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What Is the Potential Problem With a Keto Diet for Alzheimer’s?

By | October 21st, 2020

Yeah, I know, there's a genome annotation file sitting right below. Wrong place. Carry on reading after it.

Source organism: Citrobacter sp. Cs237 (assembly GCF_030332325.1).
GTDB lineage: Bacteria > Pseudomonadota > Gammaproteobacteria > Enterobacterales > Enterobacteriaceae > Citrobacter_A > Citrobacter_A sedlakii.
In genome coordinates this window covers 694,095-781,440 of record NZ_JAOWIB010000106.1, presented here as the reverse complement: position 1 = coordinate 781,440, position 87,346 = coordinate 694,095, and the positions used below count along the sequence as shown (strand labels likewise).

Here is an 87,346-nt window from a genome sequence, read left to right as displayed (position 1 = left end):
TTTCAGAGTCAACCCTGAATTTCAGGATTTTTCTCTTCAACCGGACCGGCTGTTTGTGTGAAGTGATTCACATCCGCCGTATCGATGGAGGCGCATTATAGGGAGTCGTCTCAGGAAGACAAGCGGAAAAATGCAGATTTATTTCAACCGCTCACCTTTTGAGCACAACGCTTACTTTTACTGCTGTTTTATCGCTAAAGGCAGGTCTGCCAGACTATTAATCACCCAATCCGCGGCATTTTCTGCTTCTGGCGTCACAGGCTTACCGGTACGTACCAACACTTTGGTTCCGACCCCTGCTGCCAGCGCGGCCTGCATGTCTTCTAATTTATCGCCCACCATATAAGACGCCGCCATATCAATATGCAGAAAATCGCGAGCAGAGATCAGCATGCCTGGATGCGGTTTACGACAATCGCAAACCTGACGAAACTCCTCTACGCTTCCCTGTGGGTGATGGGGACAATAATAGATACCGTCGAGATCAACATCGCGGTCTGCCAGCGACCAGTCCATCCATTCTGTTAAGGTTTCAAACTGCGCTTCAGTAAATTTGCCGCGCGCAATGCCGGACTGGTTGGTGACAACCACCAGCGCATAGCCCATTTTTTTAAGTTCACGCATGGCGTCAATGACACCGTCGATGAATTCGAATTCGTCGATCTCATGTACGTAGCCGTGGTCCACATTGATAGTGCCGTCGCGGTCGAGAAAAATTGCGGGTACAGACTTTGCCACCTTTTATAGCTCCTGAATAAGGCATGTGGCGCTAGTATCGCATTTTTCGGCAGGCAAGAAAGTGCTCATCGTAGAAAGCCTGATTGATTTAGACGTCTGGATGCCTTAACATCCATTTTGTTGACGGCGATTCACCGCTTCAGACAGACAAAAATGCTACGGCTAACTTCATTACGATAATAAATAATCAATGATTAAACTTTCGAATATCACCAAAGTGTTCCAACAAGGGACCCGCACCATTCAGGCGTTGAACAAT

While a ketogenic diet can indeed provide a non-glucose source of energy for the brain, and ketones may have potential to affect the pathogenesis of Alzheimer’s disease, there are metabolic costs and nutrient sacrifices associated with this method. In other words, sticking to a ketogenic diet might provide your body with a needed alternate source of energy, but doing so could deprive the body and brain of many other essential nutrients that play a role in your overall vascular health—a key issue associated with the overall risk of Alzheimer’s disease. The body treats ketones as a limited asset with associated risks. There are enzyme systems designed to prevent the blood level of ketones from getting too high. This can be a problem on a ketogenic diet, because the body cranks out a lot of ketones. Ketones affect the pH (acid/base balance) of the blood. We normally have a higher (less acid) pH, but ketones are acidic, and if present at elevated levels, they can lower blood pH, which can seriously mess with our metabolism. On a biochemical level, using ketones as a source of energy for the brain does make some sense. In fact, the body relies on this alternative source of fuel when there is not food available—likely an evolutionary advantage for when the food supply is less stable. However, a person does not need to adopt a ketogenic diet to produce ketones. In addition to messing with the body’s acid-base balance, carbohydrates get cut out of a keto diet, or down to a minimum, and this pushes many healthful foods–fruits and healthy grains—off the plate.

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